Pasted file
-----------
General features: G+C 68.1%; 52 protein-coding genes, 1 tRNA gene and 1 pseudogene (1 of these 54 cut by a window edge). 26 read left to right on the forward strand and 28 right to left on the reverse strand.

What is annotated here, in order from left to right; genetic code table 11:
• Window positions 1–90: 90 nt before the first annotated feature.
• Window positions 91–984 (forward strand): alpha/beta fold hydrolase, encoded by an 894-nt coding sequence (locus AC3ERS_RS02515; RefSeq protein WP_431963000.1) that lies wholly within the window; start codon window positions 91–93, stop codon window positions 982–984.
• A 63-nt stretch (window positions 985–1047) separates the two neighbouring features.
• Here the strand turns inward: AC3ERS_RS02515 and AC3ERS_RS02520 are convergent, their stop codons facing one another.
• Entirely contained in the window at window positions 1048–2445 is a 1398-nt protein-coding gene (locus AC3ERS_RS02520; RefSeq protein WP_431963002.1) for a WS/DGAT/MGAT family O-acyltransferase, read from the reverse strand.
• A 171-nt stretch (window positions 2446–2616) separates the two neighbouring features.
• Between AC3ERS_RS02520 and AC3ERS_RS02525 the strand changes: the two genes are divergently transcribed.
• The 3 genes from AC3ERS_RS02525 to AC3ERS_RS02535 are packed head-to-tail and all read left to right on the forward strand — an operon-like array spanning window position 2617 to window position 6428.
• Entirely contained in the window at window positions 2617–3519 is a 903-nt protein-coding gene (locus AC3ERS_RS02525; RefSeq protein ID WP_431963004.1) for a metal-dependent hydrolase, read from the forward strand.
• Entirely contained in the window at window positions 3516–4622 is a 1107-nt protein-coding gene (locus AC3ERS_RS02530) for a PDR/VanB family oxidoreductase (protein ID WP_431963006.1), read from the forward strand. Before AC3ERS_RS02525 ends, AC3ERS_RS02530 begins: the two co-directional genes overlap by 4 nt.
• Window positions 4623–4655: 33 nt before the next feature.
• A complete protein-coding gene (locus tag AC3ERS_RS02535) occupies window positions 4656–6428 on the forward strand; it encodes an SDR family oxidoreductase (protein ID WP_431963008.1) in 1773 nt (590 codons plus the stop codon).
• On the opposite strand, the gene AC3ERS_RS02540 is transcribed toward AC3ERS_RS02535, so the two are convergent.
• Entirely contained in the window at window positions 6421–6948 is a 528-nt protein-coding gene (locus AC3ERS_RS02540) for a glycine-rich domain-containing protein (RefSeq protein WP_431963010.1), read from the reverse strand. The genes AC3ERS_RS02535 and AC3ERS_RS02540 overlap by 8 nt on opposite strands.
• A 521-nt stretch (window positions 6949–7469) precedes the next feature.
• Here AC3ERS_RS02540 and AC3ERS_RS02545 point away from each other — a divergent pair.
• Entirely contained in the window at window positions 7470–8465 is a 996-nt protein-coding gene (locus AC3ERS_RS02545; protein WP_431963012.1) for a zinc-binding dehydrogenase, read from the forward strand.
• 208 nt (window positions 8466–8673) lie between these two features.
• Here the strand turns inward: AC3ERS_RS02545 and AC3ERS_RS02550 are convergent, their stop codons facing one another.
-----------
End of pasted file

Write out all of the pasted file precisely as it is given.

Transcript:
General features: G+C 68.1%; 52 protein-coding genes, 1 tRNA gene and 1 pseudogene (1 of these 54 cut by a window edge). 26 read left to right on the forward strand and 28 right to left on the reverse strand.

What is annotated here, in order from left to right; genetic code table 11:
• Window positions 1–90: 90 nt before the first annotated feature.
• Window positions 91–984 (forward strand): alpha/beta fold hydrolase, encoded by an 894-nt coding sequence (locus AC3ERS_RS02515; RefSeq protein WP_431963000.1) that lies wholly within the window; start codon window positions 91–93, stop codon window positions 982–984.
• A 63-nt stretch (window positions 985–1047) separates the two neighbouring features.
• Here the strand turns inward: AC3ERS_RS02515 and AC3ERS_RS02520 are convergent, their stop codons facing one another.
• Entirely contained in the window at window positions 1048–2445 is a 1398-nt protein-coding gene (locus AC3ERS_RS02520; RefSeq protein WP_431963002.1) for a WS/DGAT/MGAT family O-acyltransferase, read from the reverse strand.
• A 171-nt stretch (window positions 2446–2616) separates the two neighbouring features.
• Between AC3ERS_RS02520 and AC3ERS_RS02525 the strand changes: the two genes are divergently transcribed.
• The 3 genes from AC3ERS_RS02525 to AC3ERS_RS02535 are packed head-to-tail and all read left to right on the forward strand — an operon-like array spanning window position 2617 to window position 6428.
• Entirely contained in the window at window positions 2617–3519 is a 903-nt protein-coding gene (locus AC3ERS_RS02525; RefSeq protein ID WP_431963004.1) for a metal-dependent hydrolase, read from the forward strand.
• Entirely contained in the window at window positions 3516–4622 is a 1107-nt protein-coding gene (locus AC3ERS_RS02530) for a PDR/VanB family oxidoreductase (protein ID WP_431963006.1), read from the forward strand. Before AC3ERS_RS02525 ends, AC3ERS_RS02530 begins: the two co-directional genes overlap by 4 nt.
• Window positions 4623–4655: 33 nt before the next feature.
• A complete protein-coding gene (locus tag AC3ERS_RS02535) occupies window positions 4656–6428 on the forward strand; it encodes an SDR family oxidoreductase (protein ID WP_431963008.1) in 1773 nt (590 codons plus the stop codon).
• On the opposite strand, the gene AC3ERS_RS02540 is transcribed toward AC3ERS_RS02535, so the two are convergent.
• Entirely contained in the window at window positions 6421–6948 is a 528-nt protein-coding gene (locus AC3ERS_RS02540) for a glycine-rich domain-containing protein (RefSeq protein WP_431963010.1), read from the reverse strand. The genes AC3ERS_RS02535 and AC3ERS_RS02540 overlap by 8 nt on opposite strands.
• A 521-nt stretch (window positions 6949–7469) precedes the next feature.
• Here AC3ERS_RS02540 and AC3ERS_RS02545 point away from each other — a divergent pair.
• Entirely contained in the window at window positions 7470–8465 is a 996-nt protein-coding gene (locus AC3ERS_RS02545; protein WP_431963012.1) for a zinc-binding dehydrogenase, read from the forward strand.
• 208 nt (window positions 8466–8673) lie between these two features.
• Here the strand turns inward: AC3ERS_RS02545 and AC3ERS_RS02550 are convergent, their stop codons facing one another.